8. If you have to keep something that you are doing a secret … then perhaps you should not be doing it.

9. Is an important one for and university presidents, don’t take yourself too seriously … no one else does

10. Do not believe everything you think. Or as Socrates said, “all I know is that I know nothing.”

I have tremendous confidence that when you leave Spalding as alumni you will go out. You will teach, heal, feed, and build. You will inform, advocate, comfort, and guide. You will criticize, organize, contribute and in a hundred other ways, you will serve people and causes. You do you.

Last words from me today belong to the wise (if not old) soul of the poet Amanda Gorman:

“When the day calls us to stand together.
We envision a land
That is liberated, not lawless;

We create a future
That is free, not flawless.

Over and over, again and again,
We will stride up every mountain side,
Magnanimous and modest.

We will be protected and served
By a force that is honored and honest.
This is more than protest —
It’s a promise!”

Jefferson County Public Schools (JCPS) has been awarded a grant from the Wallace Foundation worth up to $8.2 million over five years to help develop and support equity-centered school leaders, the school district announced Wednesday, and Spalding University’s College of Education will be a partner in training those leaders.

JCPS was one of only eight districts nationally awarded funds from the Wallace Foundation’s Equity Centered Pipeline Initiative. The grant will provide professional learning opportunities, mentorship and programming to strengthen the leadership pipeline for school principals with a focus on equity.

“This grant offers us the tremendous opportunity to develop and support principal candidates ‘on the bench’ as well as those new to their positions,” JCPS Superintendent Dr. Marty Pollio said. “We know that effective principals have a strong, positive influence on students and schools, impacting student achievement across an entire school. Having a comprehensive, aligned principal pipeline will produce  leaders who can help bring our district’s vision of equity to fruition.”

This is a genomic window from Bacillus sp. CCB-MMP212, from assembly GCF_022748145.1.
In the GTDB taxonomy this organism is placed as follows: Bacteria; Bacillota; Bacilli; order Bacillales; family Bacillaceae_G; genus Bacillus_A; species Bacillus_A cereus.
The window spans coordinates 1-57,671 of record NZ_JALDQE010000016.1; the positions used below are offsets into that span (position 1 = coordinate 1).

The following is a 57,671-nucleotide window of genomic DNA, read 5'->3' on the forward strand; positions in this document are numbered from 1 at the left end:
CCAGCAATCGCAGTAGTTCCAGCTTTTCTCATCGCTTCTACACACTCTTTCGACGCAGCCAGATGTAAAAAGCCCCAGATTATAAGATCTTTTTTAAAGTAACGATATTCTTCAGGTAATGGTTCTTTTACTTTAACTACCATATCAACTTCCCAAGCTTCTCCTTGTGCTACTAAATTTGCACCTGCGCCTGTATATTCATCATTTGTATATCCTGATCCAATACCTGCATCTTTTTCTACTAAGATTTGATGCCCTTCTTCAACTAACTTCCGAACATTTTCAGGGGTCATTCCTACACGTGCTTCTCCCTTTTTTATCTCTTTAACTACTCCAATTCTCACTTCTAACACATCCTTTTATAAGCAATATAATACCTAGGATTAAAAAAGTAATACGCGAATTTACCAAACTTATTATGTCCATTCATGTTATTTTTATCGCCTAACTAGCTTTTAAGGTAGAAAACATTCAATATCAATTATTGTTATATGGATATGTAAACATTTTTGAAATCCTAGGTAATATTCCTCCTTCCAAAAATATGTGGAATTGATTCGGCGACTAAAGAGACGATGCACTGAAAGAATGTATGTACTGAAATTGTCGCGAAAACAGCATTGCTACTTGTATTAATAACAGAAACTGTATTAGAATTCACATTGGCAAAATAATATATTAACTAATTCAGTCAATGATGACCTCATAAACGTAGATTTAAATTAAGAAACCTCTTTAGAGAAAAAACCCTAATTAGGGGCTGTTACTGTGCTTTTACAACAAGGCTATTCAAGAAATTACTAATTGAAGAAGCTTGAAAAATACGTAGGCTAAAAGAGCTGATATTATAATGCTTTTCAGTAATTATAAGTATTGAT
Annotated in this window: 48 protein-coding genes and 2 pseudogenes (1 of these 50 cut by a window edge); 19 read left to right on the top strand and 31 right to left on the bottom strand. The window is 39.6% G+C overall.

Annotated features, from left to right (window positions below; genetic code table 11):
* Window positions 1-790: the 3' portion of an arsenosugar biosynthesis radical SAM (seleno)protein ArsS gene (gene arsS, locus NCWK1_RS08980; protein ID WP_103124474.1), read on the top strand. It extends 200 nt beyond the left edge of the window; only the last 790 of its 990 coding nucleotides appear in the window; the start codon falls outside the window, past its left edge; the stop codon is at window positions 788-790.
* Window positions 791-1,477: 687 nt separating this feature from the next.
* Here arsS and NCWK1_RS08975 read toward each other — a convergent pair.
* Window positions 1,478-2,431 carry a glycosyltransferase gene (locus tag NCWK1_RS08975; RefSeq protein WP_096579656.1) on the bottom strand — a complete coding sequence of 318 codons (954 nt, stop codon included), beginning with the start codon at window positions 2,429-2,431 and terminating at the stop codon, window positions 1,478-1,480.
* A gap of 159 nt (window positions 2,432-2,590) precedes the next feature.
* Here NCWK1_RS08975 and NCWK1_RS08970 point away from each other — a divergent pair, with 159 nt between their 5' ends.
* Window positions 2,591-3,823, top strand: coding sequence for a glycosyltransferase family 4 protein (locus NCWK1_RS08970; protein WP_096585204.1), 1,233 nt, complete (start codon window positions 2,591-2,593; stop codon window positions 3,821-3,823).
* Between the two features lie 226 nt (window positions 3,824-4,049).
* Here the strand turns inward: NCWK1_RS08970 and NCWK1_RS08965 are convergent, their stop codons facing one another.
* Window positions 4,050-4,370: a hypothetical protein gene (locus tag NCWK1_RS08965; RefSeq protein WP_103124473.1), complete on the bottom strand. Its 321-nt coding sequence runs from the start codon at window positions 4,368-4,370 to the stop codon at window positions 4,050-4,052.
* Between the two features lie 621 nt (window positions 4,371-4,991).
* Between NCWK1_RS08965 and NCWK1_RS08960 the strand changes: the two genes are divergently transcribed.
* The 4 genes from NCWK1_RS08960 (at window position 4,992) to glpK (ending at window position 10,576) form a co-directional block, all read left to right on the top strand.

As it relates to Spalding, the Wallace grant will support the College of Education’s JCPS-focused Aspiring Leaders principal preparation program, which launched in 2020-21 and is now on its second cohort.

JCPS will receive $1.79 million in each of the first two years of the grant. If the grants are successfully renewed in years 3-5, the district would receive a total of $8.2 million.

Funding from the grant will create the Jefferson County Leadership Academy (JCLA), which will offer aspiring administrators workshops and programming to introduce them to the duties and expectations of an assistant principal and principal, along with mentoring and internship opportunities. In addition, JCLA will provide executive coaching sessions for current administrators.

*Overview | BS in Education | MA in Teaching | MEd in Teacher Leadership | MEd in Instructional Leadership | MA in School Counseling | EdD: Leadership | Rank I Certification
*Faculty Bios
* Related | JCPS Aspiring Leaders providing ‘invaluable’ training to future principals

JCPS will partner with Spalding, the University of Louisville and the Kentucky Department of Education to provide certification programs, professional development and mentoring based on equity-centered leadership to new and aspiring principals.